Friday, September 22, 2023

Fall Equinox 2023

 This week on Saturday 9/23/23 at 02:50 AM, the 2023  Fall Equinox will be upon us. 

"During an equinox, the Sun crosses what we call the “celestial equator”—an imaginary extension of Earth’s equator line into space. The equinox occurs precisely when the Sun’s center passes through this line." (Farmers Almanac September 19 2023)

The fall equinox is significant for GBGC as it is the best time of the year for our cool season rough to recover from summer stresses as nighttime and daylight hours are identical and  temperature's are typically cooler. Conversely our Santa Anna Hybrid Bermuda will start to slow down as the days get shorter and  winter approaches. The hybrid bermuda will remain green for quite awhile, but recovery from divots will start to get slower and slower. 

Rough Seeding

In  the previous GBGC course update we addressed getting started on our fall  rough seeding early, and the late summer weather forecast  which was projecting some cooler then normal temperatures conducive to successful cool season seeding. The forecast held and we had  success getting some seed germinated in some of the worst areas of our rough that were impacted by yet another Granite Bay summer. We have a lot more seeding to do in our rough and this combined with this seeding we started in August should have us turning the corner on yet another summer at Granite Bay. 

This is us getting started with the seeding process late summer on Thursday 8/24/23. August would  be considered early for cool season turf seeding.

Here is the same area 27 days later, although the photo was taken at a different time of the day. I think getting started early paid off as many of our bare areas at least had some turf started in them 30 days before the equinox when cool season turf really starts to get going. 

We had our final seed delivery this morning 9/22/23. Above represents 5 ton's of  Tall Fescue seed on top of the 6 tons that has already been seeded into the golf course rough. It has been our observation that Tall Fescue germinates relatively quickly but takes a little longer to thicken up and establish as compared to Ryegrass.

Cart Traffic & Seeding

The more golf cart & vehicle traffic we keep off of the rough the better success we will have with the seeding process. Thank you for using the gates and driving only on the fairways. Pass the word, avoiding driving golf carts in the rough will be extremely beneficial to the  germination and establishment of the fescue seed we have been and will be putting down the next few weeks. 

Good image of #12 and where we should be driving carts and where we should not.

Greens Spiking

This coming Monday we will be spiking and topdressing the greens. As planned, we have been implementing the strategy of  timely, small hole frequent aeration events on our new greens in conjunction with frequent light sand topdressing. This Mondays event will be the the same small hole event we have been implementing, but the hole pattern will tighter then what we have utilized in the past. The holes will still be 6" deep and this tighter pattern will require more sand to fill them up which is precisely what we want. Deep holes equal deeper roots, and more sand equals firmer conditions that are less prone to ball marks and need less irrigation. The process could have a temporary minimal impact on putting quality mostly because of the extra sand to fill the additional holes, but aggressive rolling will provide a smoothness, however the pace will be slower for a few days.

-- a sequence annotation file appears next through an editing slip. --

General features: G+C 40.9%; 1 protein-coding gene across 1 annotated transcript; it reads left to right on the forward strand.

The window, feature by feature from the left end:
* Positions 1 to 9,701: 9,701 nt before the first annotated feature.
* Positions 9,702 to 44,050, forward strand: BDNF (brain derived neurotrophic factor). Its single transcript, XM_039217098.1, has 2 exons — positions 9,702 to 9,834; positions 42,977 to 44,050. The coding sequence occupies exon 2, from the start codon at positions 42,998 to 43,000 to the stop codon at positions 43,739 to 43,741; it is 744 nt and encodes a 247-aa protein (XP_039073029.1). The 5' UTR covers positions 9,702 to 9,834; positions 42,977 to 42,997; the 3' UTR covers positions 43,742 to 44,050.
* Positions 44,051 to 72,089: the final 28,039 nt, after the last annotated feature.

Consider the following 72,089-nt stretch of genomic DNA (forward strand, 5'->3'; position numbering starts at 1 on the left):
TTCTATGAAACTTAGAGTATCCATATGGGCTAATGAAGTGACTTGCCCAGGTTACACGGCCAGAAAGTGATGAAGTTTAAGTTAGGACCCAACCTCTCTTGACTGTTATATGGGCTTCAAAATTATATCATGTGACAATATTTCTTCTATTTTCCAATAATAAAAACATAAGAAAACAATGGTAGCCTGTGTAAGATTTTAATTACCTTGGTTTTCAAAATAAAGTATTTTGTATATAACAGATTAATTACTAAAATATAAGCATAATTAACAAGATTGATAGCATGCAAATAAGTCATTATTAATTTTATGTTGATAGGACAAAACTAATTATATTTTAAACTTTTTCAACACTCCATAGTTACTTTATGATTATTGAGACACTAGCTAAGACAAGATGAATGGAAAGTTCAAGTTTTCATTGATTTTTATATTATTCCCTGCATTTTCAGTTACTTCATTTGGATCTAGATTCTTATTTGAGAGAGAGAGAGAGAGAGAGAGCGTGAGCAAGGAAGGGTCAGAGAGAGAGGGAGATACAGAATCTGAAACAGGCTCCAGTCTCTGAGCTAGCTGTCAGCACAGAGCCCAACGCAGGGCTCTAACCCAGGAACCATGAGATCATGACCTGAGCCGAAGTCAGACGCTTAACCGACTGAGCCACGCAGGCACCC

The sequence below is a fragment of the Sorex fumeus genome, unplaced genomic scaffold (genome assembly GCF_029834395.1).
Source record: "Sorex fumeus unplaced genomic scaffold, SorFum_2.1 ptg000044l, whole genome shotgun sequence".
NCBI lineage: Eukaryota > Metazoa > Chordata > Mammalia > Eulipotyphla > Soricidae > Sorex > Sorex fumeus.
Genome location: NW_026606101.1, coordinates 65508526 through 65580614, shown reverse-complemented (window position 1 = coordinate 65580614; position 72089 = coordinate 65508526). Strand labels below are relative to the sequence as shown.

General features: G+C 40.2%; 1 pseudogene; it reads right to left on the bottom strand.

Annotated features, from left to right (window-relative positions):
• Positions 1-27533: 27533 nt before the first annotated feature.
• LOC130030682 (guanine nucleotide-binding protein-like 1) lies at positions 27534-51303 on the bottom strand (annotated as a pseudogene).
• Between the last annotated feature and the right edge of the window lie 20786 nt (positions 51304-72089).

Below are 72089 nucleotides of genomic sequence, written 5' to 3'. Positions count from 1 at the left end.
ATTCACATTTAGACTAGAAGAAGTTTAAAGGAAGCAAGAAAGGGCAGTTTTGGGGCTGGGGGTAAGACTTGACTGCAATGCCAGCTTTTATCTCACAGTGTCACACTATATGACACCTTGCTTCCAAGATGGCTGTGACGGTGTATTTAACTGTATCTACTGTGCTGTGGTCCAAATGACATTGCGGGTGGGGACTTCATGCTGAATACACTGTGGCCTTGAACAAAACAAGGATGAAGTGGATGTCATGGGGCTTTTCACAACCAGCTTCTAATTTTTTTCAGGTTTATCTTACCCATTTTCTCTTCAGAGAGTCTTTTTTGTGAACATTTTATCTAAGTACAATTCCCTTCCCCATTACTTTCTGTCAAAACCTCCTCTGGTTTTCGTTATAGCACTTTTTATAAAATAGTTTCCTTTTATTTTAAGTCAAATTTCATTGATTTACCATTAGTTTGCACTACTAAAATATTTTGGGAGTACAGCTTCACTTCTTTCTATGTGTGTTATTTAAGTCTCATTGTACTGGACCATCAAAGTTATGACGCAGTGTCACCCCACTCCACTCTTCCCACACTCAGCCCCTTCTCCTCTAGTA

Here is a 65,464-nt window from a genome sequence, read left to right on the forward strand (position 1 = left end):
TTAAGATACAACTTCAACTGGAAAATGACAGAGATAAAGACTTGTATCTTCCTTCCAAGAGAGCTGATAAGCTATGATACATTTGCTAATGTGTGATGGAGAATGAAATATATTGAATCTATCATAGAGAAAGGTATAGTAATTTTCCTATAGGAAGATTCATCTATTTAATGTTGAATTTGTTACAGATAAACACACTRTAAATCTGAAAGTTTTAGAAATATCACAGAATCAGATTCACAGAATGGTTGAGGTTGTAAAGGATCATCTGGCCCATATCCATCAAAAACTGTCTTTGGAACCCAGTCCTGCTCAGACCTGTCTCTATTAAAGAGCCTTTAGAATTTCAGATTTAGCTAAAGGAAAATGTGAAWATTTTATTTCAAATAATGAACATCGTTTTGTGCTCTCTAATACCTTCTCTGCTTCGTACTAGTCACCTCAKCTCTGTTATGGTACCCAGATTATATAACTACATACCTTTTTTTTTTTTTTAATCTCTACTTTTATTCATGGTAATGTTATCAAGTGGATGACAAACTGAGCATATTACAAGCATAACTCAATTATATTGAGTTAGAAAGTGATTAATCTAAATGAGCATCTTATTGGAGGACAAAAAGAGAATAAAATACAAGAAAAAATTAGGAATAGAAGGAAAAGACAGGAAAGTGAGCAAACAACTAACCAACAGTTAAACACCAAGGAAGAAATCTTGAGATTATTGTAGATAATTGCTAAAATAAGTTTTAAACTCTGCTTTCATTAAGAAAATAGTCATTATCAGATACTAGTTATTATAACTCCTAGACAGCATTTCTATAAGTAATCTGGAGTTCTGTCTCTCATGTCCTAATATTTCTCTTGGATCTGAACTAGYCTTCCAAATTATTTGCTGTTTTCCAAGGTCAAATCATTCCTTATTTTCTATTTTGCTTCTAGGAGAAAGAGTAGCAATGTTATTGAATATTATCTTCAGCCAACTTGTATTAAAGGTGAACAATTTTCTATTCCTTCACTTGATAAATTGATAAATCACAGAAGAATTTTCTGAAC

We made a practice run with the new tine configuration on the nursery green this week prior treating all of the greens on Monday 9/25/23. Picture depicts the tighter pattern with no sand or greens rolling yet. After a greens-roller rolls the surface, the holes will  hardly be noticeable and will not interfere with putting quality.

Above is the same green still not rolled or topdressed. We are excited about this new aeration configuration and the  process over time being transformative for our greens.

Winter Forecast

Dr. Daniel Swain is a climate scientist at UCLA and the 2022 co-author of the thought provoking  Climate change is increasing the risk of a CA megaflood, Dr. Swain has been our go to resource for long term weather prognostications long before his infamous article, and he has recently made a prediction for the upcoming winter.

Where Granite Bay positions in this Pacific SW or Pacific NW is anyone's guess.  What we do know is wet winters affect golf course playability as well triggering cart restrictions, nothing new here.  The drainage work we did last winter should serve us well in the event of another wet winter, but if its anything like last year it really limits what we can do on the golf course, so part of me is hoping for dry conditions so we can get more done, and part of me thinks, let it rain as we always could use it here in the west. No use wishing or worrying. Onward, forward.